Pain Medicine: Trayvon, Simon of Cyrene, and Jesus #MennoNerdsOnLoss

For several weeks I have been telling people that Zimmerman would not be found guilty. Silly folks all around me had convinced themselves that the evidence would result in the outcome of a guilty conviction. Most thought 2nd degree murder was possible but figured that Zimmerman at least would be convicted of manslaughter. I insisted that American history from 1619 all the way up to the present had data predicting another, less satisfying outcome. You see, I wasn’t going to get my expectations up, only to be crushed like I knew folks all around me were doing. So I did what I have been trained academically to do, to analyze and interpret the data from a more objective stance. Don’t get me wrong, I’ve been very clear that the Zimmerman case is all about race, racial profiling, intimidation, and senseless and unnecessary violence. Trayvon Martin, still a child, became another victim of white people’s gaze of suspicion that has been cast on black bodies. However obvious that was, I still knew that America (dominant culture) was (and is) unwilling to admit to itself that it is sick, and that same pathology is what killed Trayvon Martin.

So when I finally heard the verdict ( a bit late, cuz I was socially unplugged), I found myself deeply confused with my own response. There I was, the one trying to not get emotionally set up for devastation, and I broke down and cried. Simultaneously, an anger burned deep down to my soul. All I could do was look at my two beautiful sons and consider what type of world they would grow up in. However, I was also confused with myself and why at this time I felt so broken, even when I had been telling people this was the most likely outcome.

Well, I think, deep down, I wanted to be wrong. I wanted to believe that America was able to come to grips with the oppressive racism and the long history of black vulnerability in this land. I apparently had outwardly and intellectually rejected the idea, but deep down in the black community is an optimism (most often rooted in naivety from the dominant culture but sometimes flows from a deep spiritual hope) that would not accept the obvious reality and state of the collective racial dynamics in the U.S.. Either way, I had bamboozled myself and played the fool.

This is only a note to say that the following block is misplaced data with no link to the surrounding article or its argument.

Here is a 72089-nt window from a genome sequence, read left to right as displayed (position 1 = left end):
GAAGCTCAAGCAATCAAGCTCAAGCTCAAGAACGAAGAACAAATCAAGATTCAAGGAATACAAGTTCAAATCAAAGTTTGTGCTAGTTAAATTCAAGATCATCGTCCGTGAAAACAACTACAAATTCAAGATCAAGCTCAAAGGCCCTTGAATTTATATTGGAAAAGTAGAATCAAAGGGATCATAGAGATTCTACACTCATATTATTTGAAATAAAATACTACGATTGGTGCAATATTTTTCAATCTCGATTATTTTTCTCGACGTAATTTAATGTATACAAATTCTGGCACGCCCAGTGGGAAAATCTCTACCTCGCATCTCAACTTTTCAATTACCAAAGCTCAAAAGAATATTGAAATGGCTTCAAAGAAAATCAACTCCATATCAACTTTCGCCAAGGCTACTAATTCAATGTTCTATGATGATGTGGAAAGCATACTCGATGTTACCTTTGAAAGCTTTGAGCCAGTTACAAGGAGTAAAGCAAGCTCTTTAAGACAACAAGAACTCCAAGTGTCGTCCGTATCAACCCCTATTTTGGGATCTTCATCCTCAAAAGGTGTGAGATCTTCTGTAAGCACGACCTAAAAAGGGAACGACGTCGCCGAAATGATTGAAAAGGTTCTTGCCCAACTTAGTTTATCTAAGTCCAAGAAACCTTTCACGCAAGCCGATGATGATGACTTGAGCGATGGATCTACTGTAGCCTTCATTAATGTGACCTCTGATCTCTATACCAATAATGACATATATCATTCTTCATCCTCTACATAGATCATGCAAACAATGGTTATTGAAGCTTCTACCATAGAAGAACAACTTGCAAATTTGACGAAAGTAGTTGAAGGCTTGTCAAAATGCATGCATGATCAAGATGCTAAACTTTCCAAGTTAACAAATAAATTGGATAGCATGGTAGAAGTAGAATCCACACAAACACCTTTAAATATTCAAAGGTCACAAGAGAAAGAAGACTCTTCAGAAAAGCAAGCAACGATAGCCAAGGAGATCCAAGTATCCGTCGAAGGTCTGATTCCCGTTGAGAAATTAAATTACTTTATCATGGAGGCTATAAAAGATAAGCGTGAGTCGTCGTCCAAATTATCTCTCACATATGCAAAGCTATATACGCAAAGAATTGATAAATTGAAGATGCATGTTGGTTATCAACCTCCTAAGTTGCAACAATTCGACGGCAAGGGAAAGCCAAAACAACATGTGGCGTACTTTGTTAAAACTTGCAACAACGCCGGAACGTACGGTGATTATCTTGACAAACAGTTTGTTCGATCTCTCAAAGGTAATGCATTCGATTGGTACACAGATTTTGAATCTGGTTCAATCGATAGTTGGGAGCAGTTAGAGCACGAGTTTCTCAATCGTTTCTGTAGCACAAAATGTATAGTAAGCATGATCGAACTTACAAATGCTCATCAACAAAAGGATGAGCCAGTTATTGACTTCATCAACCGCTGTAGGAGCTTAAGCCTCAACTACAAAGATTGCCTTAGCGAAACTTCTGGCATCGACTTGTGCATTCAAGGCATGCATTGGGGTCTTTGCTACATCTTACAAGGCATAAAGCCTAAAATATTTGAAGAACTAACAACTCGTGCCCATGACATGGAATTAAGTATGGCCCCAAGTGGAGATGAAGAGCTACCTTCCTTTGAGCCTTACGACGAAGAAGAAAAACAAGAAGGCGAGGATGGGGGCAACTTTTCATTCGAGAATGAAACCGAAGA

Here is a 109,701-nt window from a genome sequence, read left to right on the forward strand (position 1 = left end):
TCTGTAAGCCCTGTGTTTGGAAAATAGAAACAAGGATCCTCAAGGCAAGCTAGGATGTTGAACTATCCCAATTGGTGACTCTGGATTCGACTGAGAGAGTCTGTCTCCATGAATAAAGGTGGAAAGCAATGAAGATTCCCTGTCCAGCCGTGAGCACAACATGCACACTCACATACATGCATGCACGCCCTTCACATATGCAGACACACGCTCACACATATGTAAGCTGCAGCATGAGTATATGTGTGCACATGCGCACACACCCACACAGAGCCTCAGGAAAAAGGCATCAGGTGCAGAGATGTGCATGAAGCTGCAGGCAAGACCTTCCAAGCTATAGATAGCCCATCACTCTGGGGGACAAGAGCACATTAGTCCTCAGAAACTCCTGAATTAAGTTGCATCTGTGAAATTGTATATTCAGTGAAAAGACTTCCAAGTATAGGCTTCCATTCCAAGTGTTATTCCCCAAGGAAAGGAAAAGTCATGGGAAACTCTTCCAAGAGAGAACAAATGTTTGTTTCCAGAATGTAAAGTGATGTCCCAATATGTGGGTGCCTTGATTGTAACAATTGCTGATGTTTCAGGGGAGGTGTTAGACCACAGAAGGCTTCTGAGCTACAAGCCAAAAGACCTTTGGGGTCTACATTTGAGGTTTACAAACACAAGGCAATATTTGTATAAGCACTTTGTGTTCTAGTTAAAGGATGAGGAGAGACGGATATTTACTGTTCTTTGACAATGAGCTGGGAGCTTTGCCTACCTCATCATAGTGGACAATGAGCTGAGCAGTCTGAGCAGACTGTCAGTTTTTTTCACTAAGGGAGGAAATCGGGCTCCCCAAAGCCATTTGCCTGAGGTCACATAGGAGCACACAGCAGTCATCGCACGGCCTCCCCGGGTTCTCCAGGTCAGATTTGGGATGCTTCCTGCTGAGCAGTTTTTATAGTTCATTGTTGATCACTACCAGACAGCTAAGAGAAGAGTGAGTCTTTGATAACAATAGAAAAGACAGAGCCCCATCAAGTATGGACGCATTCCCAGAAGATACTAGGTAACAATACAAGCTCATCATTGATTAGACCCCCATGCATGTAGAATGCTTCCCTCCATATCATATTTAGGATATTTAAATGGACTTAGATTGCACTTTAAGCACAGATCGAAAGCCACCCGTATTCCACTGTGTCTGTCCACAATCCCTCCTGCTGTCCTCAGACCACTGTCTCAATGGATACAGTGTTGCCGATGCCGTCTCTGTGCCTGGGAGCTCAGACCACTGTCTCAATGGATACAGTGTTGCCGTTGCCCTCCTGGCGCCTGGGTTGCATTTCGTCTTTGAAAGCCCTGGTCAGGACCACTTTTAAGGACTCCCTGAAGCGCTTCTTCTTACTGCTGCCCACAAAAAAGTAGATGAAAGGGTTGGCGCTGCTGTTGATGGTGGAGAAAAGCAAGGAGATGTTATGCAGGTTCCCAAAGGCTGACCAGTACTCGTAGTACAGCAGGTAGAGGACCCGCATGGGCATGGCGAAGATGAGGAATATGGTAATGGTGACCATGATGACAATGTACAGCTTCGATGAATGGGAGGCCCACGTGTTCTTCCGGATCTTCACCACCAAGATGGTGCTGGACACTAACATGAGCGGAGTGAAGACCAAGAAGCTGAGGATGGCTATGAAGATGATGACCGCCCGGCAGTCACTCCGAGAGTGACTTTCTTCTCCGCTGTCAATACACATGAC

Many black folks (and other people who stand in solidarity with our suffering) are broken. Big cases like these are very important in the black community. They are significant because often they are used as symbolic thermometers to measure the racial climate that we are living in. A win in the suburbs of Florida is a win in Philly, Chicago, Detroit, NY, and L.A. . Martin Luther King, Jr. once said that “a threat to justice anywhere is a threat to justice everywhere.” And so, Trayvon became our symbolic Sons, because we know that if someone can racially profile and hunt down Trayvon and not be found responsible, then all young black men are at risk of being gunned down because of white suspicion. Through the country, racial profiling is already an out of control epidemic, as black men are being harassed and stalked legally because of the xenophobic fear of black men among the dominant society. NYC right now is the most infamous for this right now, as the ‘stop and frisk’ program has been exposed as an unprecedented systematic tool of harassment aimed disproportionately at young black and brown men, whom statistics vindicate as having done nothing wrong. While many wrongly try to associate racist policy with the south, the truth is that throughout the country and especially in the North, black and brown youth are instantly seen as criminal and therefore are vulnerable to being grabbed, seized, searched, and often arrested without due cause.